The ballot has more than one page

Down ballot candidates are just as important as presidential candidates

Kaitlyn Steinhiser, Editor

With all of these nonpartisan (or, in some cases, very partisan) “get out and vote” campaigns flooding people’s Facebook news feeds and televisions, it is important for Hoosiers to realize that the ballot consists of more than empty boxes placed next to the names of our presidential candidates: city, county, and state positions are up for grabs along with the ratification of a constitutional amendment.

Despite the fact that Clinton and Trump are running for a federal position, local politicians can impact the lives of their constituents just as much as the presidential candidates. Just look at the position of county recorder; essentially, the county recorder is in charge of maintaining permanent public records that could potentially affect the lives of anyone in their county. Knowing that this elected official deals with all of these records, voters should consider electing someone trustworthy and diligent. In order to do so, citizens actually need to vote for candidates running for those positions rather than skipping to the presidential candidates and leaving their polling place.

The gubernatorial candidates will also be on the Indiana ballot, and they represent the executive branch of Indiana state government. John Gregg (D), Eric Holcomb (R), and Rex Bell (L) are all running for Mike Pence’s seat since he is running with Trump on the presidential ballot. All three of these men have high hopes for Indiana, but they all plan on accomplishing their goals differently.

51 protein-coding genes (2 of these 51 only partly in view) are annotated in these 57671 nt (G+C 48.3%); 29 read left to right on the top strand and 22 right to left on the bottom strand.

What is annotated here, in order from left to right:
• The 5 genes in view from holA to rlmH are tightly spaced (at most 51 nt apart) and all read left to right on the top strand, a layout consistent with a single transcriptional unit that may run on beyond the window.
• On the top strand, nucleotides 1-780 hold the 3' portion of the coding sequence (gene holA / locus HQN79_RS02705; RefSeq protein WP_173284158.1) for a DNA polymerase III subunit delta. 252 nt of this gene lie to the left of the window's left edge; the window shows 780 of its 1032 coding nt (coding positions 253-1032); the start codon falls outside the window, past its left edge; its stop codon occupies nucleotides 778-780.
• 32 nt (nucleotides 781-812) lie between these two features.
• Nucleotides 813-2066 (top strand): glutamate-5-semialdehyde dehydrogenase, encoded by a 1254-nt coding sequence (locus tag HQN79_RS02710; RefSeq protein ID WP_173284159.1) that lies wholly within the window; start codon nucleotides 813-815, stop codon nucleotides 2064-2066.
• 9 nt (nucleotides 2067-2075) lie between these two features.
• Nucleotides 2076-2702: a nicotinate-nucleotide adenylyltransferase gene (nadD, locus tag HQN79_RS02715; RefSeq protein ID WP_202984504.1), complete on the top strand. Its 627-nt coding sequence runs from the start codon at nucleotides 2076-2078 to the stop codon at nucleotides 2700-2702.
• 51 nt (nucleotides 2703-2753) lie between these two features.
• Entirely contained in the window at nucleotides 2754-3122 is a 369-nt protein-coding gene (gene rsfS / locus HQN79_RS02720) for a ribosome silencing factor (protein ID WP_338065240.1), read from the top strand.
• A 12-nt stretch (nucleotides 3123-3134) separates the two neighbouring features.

This election season, though, there is more at state than elected positions: a constitutional ratification is being proposed. Section 39 of Article 1 would “provide that the right to hunt, fish, and harvest wildlife shall be forever preserved for the public good, subject only to the laws prescribed by the General Assembly and rules prescribed by virtue of the authority of the General Assembly to promote wildlife conservation and management and preserve the future of hunting and fishing,” according to the ballot title. In summary, this would make it so that only the General Assembly is able to regulate hunting and fishing laws. So, by only focusing on the presidential candidates, Hoosiers would be waiving their right to control a constitutional ratification.

There is so much more to this election than the Trump vs. Hillary feud, and all voters should remember that the second they walk into their polling places.

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